Some things…a poem

there are some things
that live their entire lives
unseen by our eyes
they are born
and perish
with only their
and friendly
or animals
to touch them
now and then
no human voices
no fear
just a quiet life
lived for its own
and sleeping
it’s own rhythm

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This is the teddy bear who wanted to live in my car…with my hula girl from Hawaii…He hasn’t told me his name yet.

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For Resa: The chicklets loved the BLACK DRESS…Thank you.

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pink rose — Paul Militaru

via pink rose — Paul Militaru

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JUNE 15, 2019 Week 135 Experts in authoritarianism advise to keep a list of things subtly changing around you, so you’ll remember. This week in an interview with ABC News, Trump suggested he would take damaging information from foreign governments on political adversaries without reporting it to the FBI, setting off alarm bells. The Chair […]


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Quote: Alberto Giacometti

In a burning building,
I wold save a cat
before a Rembrandt.

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The Librarian…5

“My chest hurts,” he said, still laying on the floor.  “What happened to me?”

“You tried to steal the book I told you not to try and steal.  I warned you that the book was protected.”

“Did I have a heart attack?” he asked, gently touching his chest.

“No.  Sammy sat on you.”


“A friend of mine.”

“He must weight a ton,” he said, closing his eyes.  “Where’s the book?”

“In a place you’ll never find it.”

His entire body sagged.  “I’m a dead man,” he sighed.

“Tell me why you wanted the book,” said the Librarian, sitting next to him on the floor.

He looked at her and then turned away.  “I wanted the invisibility spell.”


“Some very bad men have something important to me and I don’t know how to get it back.  I thought if I was invisible I could…”

“I see.”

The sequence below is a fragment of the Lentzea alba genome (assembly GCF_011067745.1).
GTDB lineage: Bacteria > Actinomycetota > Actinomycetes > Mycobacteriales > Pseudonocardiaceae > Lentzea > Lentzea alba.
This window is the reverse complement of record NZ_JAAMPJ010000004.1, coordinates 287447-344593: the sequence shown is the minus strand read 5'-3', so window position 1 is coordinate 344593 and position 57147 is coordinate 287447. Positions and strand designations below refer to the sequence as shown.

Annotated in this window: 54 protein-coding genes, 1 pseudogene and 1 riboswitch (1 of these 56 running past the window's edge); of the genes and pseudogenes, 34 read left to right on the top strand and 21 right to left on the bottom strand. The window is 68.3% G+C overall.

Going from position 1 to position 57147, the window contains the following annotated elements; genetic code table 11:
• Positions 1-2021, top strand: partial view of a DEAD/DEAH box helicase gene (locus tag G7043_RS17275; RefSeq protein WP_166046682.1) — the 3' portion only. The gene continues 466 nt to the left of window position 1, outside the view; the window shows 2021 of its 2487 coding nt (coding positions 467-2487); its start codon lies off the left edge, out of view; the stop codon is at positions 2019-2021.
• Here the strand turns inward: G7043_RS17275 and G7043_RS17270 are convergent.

“I doubt it,” he said.

“Librarian!” called Mr. Waters, trotting toward her.  “There’s a boy in the Emergency Room with a badly damaged knee.”

“And?” asked the Librarian.

“AND,” he said loudly,  “It’s YOUR fault.”

“I seriously doubt that.  I don’t even know who you’re talking about.”

“It’s probably one of the women from your group.”

“Mr. Waters, this is….”

“Norman Carter,” said the man on the floor.  “Nice to meet you.”

Mr. Waters pulled himself together immediately and said, “I do hope you’re feeling well, Mr. Carter.  You must have had a terrible accident.  Shall I call the paramedics, or would you rater stay on the floor until you’re feeling better?”

Norman waved him away.   “I’m fine.”

Mr. Waters turned back to the Librarian, “You are in so much trouble!” he hissed.


“Teaching women to fight back, having gargoyles in the library…”

“Wait,” said Norman.  “There are gargoyles in the library?  Is that what sat on me?”

“The gargoyle is a he, not a what,” said the Librarian.

“Librarian, I told you that I was on your side, but you’re going too far,” whispered Mr. Waters. “My picture is in the media and…”

“I don’t think there is a way to go too far until the women are safe, don’t you agree?”

“Well, yes…of course…I want them to be safe, but…”

“There are no buts….”

“How many things do you have guarding the books?,” asked Mr. Waters.  “Are they all registered and accounted for?  Have they been examined by the medic team?”

“You should probably go back to your office, while I convince Norman not to sue the school.”

“Sue the school?”

“He said he was thinking about it but I just about had him convinced to let it go, when you came on the scene.”

“Very well,” said Mr. Waters.  “Carry on.  I’ll speak with you later.”

“I never said I was going to sue the school,” said Norman, watching Waters disappear.

“I know,” said the Librarian.  “I just wanted him to go away.  Do you want to sit up?”

“Did you do the knee job on the guy?”

“I did not,” she said, holding up her right hand.

“Did you teach someone else to do it?”

“Here,” she said, “Let me help you lean against the bookshelf.”

“What else does live in the library?” he asked, looking around.


“Mice will eat books,” he said, horrified.

“Not these mice,” she laughed.

“How many gargoyles are there?”


“Can you make me invisible?”

“What do they have that you want so badly and why do they have it?”



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